Launceston’s Stillwater Seven boutique hotel, designed by Cumulus Studio, has claimed the Paul Davis Hotel Design Award for 2020, sponsored by Pro-invest Group.
The three-storey hotel, set inside a converted 1830s flour mill on the banks of the Tamar River, was judged by an esteemed panel of fellow interior designers as the most innovative, sustainable and eye-catching property among nearly a dozen entries from hotels and restaurants around Australia.
The award winner announcement took place today at the 2020 Australian Hotel Industry Convention and Exhibition, presented by HM Magazine and headline sponsored by Intrust Super and Hostplus.
Opened in 2019, Stillwater Seven is a small, seven bedroom property located above one of Tasmania’s most acclaimed restaurants, with each room offering waterfront views and a private bar and pantry to overnight guests. The construction of the property’s accommodations incorporated no plastics, no harmful chemicals, no off-gassing plants and a priority focus on low VAC materials.
One of the judges, Paul Wiste from Design Assembly, said the winning entry was chosen unanimously by the selection panel.
“This project was noted for its creative response to transforming a derelict industrial building into a cozy getaway.
“The judges commented on the thoughtful use of materials and the interplay between the memory of the former flour mill structure and the intervention of the new design. The layering of the colour and texture was also a highlight, with rough wood grains and stone contrasting the solid colours and patterned surfaces.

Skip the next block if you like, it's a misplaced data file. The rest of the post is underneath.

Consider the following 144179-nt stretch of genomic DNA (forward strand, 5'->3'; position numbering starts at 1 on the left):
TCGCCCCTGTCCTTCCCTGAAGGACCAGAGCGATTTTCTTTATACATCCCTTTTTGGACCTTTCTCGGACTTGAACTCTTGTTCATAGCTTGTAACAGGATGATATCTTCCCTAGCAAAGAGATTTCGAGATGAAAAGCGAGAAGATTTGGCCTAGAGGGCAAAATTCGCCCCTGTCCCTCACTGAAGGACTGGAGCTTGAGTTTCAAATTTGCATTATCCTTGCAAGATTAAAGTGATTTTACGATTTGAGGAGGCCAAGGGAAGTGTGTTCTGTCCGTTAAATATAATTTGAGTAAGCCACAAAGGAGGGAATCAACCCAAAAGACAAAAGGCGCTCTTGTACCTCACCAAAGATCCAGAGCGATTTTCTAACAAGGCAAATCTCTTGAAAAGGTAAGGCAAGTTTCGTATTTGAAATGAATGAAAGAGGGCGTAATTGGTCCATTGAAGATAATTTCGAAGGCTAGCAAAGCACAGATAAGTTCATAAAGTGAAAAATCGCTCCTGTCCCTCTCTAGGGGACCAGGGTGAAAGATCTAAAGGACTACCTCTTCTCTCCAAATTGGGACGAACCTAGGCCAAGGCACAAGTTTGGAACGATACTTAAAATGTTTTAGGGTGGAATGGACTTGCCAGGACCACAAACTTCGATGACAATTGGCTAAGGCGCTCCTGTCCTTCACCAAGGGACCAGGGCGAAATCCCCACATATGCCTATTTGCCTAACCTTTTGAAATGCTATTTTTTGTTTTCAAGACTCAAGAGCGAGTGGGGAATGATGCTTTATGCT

“From its humble entrance, the property reveals itself as a delightful and imaginative project, creating a new destination for both the local community and the curious traveller.”
Stillwater Seven said in its winning entry that the seven luxury suites were intended as a natural transition from the existing dining experience, which recently celebrated its 20th anniversary.
“As the survivor of two major fires and almost two centuries of wild elements, the design expresses the building’s journey through time.
“Weathered corrugated iron, heritage sandstone and giant oregon trusses are highlighted and enhanced throughout the redefined interior. Flickers of the site’s past continue from the retained elements to the new, with a rich interior palette of raw timbers and deep colour.
“Although perhaps appearing as a design constraint, the charred, weathered elements of the building promoted significant innovation,” Stillwater added.
“This design exploration delved into the post-fire regeneration of the Australian bush, known for producing a gallery of colourful new plant life. As if rising from ashes, rich reds and greens are matched with steel thresholds, burnt timbers and textured paintwork throughout the interior. Just as the bush regenerates, so too has Stillwater, transforming and taking on a new life.”
In addition to architecture and interior design by Cumulus Studio, Stillwater Seven features construction work by Anstie Constructions; mechanical and electrical by JMG Engineers and Planners; structure by Rare Innovation; Fireplaces by John Papworth and Lighting by Southern Lighting and Cumulus Studio.
Zagame’s House was recognised and highly commended for its entry, with judges bestowing second place on the boutique Melbourne property.